The Falcon’s editorial board interviewed each candidate and reviewed their campaign materials. The endorsements represent the majority view of the group. Vote on Banner tonight!
John Jarman: President
The main responsibilities of the ASSP president are to facilitate communication between the administration and the student body and to manage the ASSP core. The president needs to be an effective communicator, personable and an excellent coordinator. We believe John Jarman will be an excellent president for these reasons.
Jarman, a junior communication major, places a strong emphasis on team-building, a skill that will certainly translate to the role of ASSP president. His goal is to be physically present on campus next year through attending plays, playing Frisbee and eating at Gwinn. Jarman hopes to lead by example, as he currently does as the peer advisor on Sixth Hill.
Jarman is hesitant to be too confident if he assumes the position because he understands that the position demands lots of learning. As the former drummer in Group, Jarman learned skills as a servant leader and a supporter of campus ministry that have created a humble, capable candidate.
Brian Valley: Executive VP
The executive vice president position boasts an array of responsibilities, from holding Senate meetings and assisting the ASSP president, to sitting on various committees. Brian Valley’s involvement on Hill Hall Council from 2012-2013 and his role as a peer advisor on Fifth Hill this year are two of his most recent positions that will allow him to succeed as executive vice president.
Valley realizes that an important aspect of an efficient ASSP staff is the ability to form connections within the team. He looks forward to meeting with other officers one-on-one throughout the year in order to discover their individual needs and goals. One of Valley’s goals is to promote Senate meetings so that the student body is aware that the sessions exist as an open forum for campus-wide discussion.
Valley’s enthusiasm and determination will surely benefit the student body as the executive vice president.
He is running unopposed.
Elizabeth Rueda: VP of Ministries
Elizabeth Rueda’s experience as a student ministry coordinator and a peer advisor will aid her greatly in the position of vice president of ministries. The position includes the responsibility of empowering and supporting campus ministries as well as building community among students.
Rueda’s goals as vice president of ministries are to increase awareness of the ministries on campus and to promote collaboration with the vice president of intercultural affairs.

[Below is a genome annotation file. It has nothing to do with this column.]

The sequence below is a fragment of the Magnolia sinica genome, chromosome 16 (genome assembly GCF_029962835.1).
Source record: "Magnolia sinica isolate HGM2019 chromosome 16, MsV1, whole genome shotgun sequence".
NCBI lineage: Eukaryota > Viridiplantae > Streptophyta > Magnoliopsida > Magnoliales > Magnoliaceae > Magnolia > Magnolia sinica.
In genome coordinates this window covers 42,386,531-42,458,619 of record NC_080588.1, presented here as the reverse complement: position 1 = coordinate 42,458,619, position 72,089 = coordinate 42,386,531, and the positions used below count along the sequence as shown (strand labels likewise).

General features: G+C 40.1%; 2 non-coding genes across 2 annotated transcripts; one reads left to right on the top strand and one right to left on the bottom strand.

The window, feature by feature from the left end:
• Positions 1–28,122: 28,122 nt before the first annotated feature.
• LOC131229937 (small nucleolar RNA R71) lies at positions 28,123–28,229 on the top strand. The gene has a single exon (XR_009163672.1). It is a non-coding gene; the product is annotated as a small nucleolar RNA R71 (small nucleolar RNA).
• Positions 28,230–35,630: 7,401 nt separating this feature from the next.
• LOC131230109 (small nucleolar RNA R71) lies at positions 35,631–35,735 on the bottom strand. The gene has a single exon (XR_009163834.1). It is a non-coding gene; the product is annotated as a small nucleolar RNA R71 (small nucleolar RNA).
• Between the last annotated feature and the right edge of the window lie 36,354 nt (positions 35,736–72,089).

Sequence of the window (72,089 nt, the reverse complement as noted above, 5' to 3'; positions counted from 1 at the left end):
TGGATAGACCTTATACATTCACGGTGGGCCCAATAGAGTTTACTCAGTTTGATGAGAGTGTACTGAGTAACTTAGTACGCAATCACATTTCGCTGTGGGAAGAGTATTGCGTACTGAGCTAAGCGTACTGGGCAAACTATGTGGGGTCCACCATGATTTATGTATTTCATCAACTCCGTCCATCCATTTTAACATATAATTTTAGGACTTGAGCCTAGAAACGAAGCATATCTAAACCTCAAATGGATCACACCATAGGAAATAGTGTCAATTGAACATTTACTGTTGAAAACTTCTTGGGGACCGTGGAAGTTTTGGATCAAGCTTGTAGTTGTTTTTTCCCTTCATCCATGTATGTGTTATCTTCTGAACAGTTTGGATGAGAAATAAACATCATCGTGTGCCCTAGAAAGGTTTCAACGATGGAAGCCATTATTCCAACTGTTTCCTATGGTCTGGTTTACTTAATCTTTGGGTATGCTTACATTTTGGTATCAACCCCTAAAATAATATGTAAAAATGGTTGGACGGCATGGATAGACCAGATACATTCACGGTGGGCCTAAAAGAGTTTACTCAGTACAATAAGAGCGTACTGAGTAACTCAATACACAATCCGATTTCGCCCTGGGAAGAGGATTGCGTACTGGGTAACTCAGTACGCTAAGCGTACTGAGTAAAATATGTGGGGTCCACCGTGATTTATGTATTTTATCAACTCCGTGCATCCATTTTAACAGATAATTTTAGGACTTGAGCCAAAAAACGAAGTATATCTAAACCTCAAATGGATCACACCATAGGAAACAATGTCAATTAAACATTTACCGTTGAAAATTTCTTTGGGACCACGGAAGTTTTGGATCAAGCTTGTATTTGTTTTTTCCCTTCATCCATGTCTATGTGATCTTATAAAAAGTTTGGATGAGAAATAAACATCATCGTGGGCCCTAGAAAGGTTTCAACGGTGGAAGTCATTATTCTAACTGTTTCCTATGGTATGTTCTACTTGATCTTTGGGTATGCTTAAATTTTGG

She believes that ministry and diversity are undoubtedly combined and that an important aspect of connecting with other people through ministry is acknowledging and reconciling different cultures and opinions.
Rueda has a desire to form relationships with students, ministry coordinators and other ASSP officers. She is sincere and compassionate about students and their involvement in different ministries, which will allow her to succeed as vice president of campus ministries.
Kelsey Tuohy: VP of Campus Activities
The duties of the vice president of campus activities are to oversee STUB, ORP and ASSP clubs. Kelsey Tuohy would thrive in this post because she has a natural interest in the position and a strong sense of belonging that will allow her abilities to flourish.
Tuohy understands that the VPCA’s responsibility is to be a support role for students who are in charge of different positions, such as STUB and ORP. Her goals are to communicate with clubs through social media, and she wants to reach out to peer advisors and hall council members in the dorms in order to gauge student interest where they live.
Tuohy is an energetic and intelligent student who is personable with the student body yet disciplined in her academics.
Moreover, Tuohy is well qualified in her administrative skills, which will benefit her and the greater student body as VPCA.
Jasmine Hairston: VP of Intercultural Affairs
The VPIA position exists to initiate and coordinate diversity efforts in student organizations at SPU. He or she oversees the four Catalyst programmers, who plan events on campus throughout the year that address issues of race and ethnicity. Another role is to encourage and support students from diverse backgrounds to participate in campus leadership. This is a relatively new position, and Hairston will be just the third student to fill the role.
Hairston has insight into the unique experiences of students from diverse backgrounds. She is currently a peer advisor, which offers a broad array of challenges, including ones applicable to the VPIA position. She lacks leadership experience in the realm of the VPIA, which would be a valuable quality in a candidate for the position. Becoming acquainted with that will be a high priority.
She is running unopposed.
Alicia McNeil: VP of Finance
Competency is key word when it comes to the vice president of finances, and we think Alicia McNeil has just that.
This position requires an extensive knowledge of how ASSP runs its finances, since the VP of finance, according to the ASSP Constitution, “oversees all budget and financial operations of the ASSP.”
McNeil knows the ASSP finance drill, as she is currently the senator for the School of Business and Economics and holds a position on Allocation Board.
A familiarity with ASSP financial process would make the transition into the position a smooth one.
We think her goal of adding more financial documentation is concrete and obtainable — not to mention, smart.
Most importantly, McNeil is committed to continuing ASSP’s financial transparency with students.